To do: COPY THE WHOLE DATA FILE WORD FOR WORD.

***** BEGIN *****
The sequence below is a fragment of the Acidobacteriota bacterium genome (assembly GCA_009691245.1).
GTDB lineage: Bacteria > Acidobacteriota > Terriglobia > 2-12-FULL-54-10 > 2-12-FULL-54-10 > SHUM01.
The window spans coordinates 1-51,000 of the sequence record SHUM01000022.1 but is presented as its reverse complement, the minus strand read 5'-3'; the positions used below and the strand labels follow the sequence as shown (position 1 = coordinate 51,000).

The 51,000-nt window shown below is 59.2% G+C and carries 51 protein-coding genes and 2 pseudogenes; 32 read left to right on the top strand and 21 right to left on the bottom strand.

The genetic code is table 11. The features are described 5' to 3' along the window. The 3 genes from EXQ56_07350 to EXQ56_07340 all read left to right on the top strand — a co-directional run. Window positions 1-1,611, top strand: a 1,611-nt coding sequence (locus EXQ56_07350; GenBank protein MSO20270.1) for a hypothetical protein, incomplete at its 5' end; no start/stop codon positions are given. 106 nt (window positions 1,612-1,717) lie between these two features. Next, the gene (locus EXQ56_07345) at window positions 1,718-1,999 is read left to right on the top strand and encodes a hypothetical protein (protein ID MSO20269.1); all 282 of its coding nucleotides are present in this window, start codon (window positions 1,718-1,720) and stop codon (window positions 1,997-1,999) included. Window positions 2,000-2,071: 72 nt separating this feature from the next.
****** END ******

The sequence below is a fragment of the Acidobacteriota bacterium genome (assembly GCA_009691245.1).
GTDB lineage: Bacteria > Acidobacteriota > Terriglobia > 2-12-FULL-54-10 > 2-12-FULL-54-10 > SHUM01.
The window spans coordinates 1-51,000 of the sequence record SHUM01000022.1 but is presented as its reverse complement, the minus strand read 5'-3'; the positions used below and the strand labels follow the sequence as shown (position 1 = coordinate 51,000).

The 51,000-nt window shown below is 59.2% G+C and carries 51 protein-coding genes and 2 pseudogenes; 32 read left to right on the top strand and 21 right to left on the bottom strand.

The genetic code is table 11. The features are described 5' to 3' along the window. The 3 genes from EXQ56_07350 to EXQ56_07340 all read left to right on the top strand — a co-directional run. Window positions 1-1,611, top strand: a 1,611-nt coding sequence (locus EXQ56_07350; GenBank protein MSO20270.1) for a hypothetical protein, incomplete at its 5' end; no start/stop codon positions are given. 106 nt (window positions 1,612-1,717) lie between these two features. Next, the gene (locus EXQ56_07345) at window positions 1,718-1,999 is read left to right on the top strand and encodes a hypothetical protein (protein ID MSO20269.1); all 282 of its coding nucleotides are present in this window, start codon (window positions 1,718-1,720) and stop codon (window positions 1,997-1,999) included. Window positions 2,000-2,071: 72 nt separating this feature from the next.